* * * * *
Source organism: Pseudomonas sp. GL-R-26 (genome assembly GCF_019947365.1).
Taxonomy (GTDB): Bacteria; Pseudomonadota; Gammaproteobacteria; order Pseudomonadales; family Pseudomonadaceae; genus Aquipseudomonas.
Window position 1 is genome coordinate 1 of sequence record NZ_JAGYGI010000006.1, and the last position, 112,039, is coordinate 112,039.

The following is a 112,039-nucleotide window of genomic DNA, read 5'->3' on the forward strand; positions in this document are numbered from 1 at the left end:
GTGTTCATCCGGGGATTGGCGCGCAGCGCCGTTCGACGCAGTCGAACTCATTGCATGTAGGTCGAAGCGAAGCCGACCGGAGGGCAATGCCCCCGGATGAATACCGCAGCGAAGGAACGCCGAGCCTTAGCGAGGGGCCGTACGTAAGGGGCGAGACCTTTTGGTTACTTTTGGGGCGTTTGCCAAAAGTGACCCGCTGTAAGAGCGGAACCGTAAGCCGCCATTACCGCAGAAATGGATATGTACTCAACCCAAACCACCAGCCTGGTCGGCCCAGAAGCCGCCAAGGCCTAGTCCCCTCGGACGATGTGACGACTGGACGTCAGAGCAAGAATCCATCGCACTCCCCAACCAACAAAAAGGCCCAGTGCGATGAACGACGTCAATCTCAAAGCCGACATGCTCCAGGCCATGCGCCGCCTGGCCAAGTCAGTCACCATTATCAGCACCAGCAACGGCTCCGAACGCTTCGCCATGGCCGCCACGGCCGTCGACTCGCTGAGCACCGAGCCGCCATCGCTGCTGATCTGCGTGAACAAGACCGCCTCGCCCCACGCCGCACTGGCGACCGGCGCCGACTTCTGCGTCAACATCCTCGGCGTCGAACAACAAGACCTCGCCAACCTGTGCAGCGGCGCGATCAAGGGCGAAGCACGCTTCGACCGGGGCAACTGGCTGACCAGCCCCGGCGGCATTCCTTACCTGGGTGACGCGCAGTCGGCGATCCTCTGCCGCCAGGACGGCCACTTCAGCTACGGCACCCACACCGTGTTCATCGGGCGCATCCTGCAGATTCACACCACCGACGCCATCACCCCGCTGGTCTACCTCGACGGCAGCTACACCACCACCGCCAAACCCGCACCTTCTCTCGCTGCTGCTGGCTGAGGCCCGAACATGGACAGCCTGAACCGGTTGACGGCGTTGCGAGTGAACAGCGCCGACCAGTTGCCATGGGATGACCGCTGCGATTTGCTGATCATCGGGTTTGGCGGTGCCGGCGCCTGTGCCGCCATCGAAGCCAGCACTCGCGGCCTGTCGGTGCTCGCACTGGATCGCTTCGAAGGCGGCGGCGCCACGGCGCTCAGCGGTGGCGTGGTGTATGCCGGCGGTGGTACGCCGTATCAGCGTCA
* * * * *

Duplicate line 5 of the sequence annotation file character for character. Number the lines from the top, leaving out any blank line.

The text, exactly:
GTGTTCATCCGGGGATTGGCGCGCAGCGCCGTTCGACGCAGTCGAACTCATTGCATGTAGGTCGAAGCGAAGCCGACCGGAGGGCAATGCCCCCGGATGAATACCGCAGCGAAGGAACGCCGAGCCTTAGCGAGGGGCCGTACGTAAGGGGCGAGACCTTTTGGTTACTTTTGGGGCGTTTGCCAAAAGTGACCCGCTGTAAGAGCGGAACCGTAAGCCGCCATTACCGCAGAAATGGATATGTACTCAACCCAAACCACCAGCCTGGTCGGCCCAGAAGCCGCCAAGGCCTAGTCCCCTCGGACGATGTGACGACTGGACGTCAGAGCAAGAATCCATCGCACTCCCCAACCAACAAAAAGGCCCAGTGCGATGAACGACGTCAATCTCAAAGCCGACATGCTCCAGGCCATGCGCCGCCTGGCCAAGTCAGTCACCATTATCAGCACCAGCAACGGCTCCGAACGCTTCGCCATGGCCGCCACGGCCGTCGACTCGCTGAGCACCGAGCCGCCATCGCTGCTGATCTGCGTGAACAAGACCGCCTCGCCCCACGCCGCACTGGCGACCGGCGCCGACTTCTGCGTCAACATCCTCGGCGTCGAACAACAAGACCTCGCCAACCTGTGCAGCGGCGCGATCAAGGGCGAAGCACGCTTCGACCGGGGCAACTGGCTGACCAGCCCCGGCGGCATTCCTTACCTGGGTGACGCGCAGTCGGCGATCCTCTGCCGCCAGGACGGCCACTTCAGCTACGGCACCCACACCGTGTTCATCGGGCGCATCCTGCAGATTCACACCACCGACGCCATCACCCCGCTGGTCTACCTCGACGGCAGCTACACCACCACCGCCAAACCCGCACCTTCTCTCGCTGCTGCTGGCTGAGGCCCGAACATGGACAGCCTGAACCGGTTGACGGCGTTGCGAGTGAACAGCGCCGACCAGTTGCCATGGGATGACCGCTGCGATTTGCTGATCATCGGGTTTGGCGGTGCCGGCGCCTGTGCCGCCATCGAAGCCAGCACTCGCGGCCTGTCGGTGCTCGCACTGGATCGCTTCGAAGGCGGCGGCGCCACGGCGCTCAGCGGTGGCGTGGTGTATGCCGGCGGTGGTACGCCGTATCAGCGTCA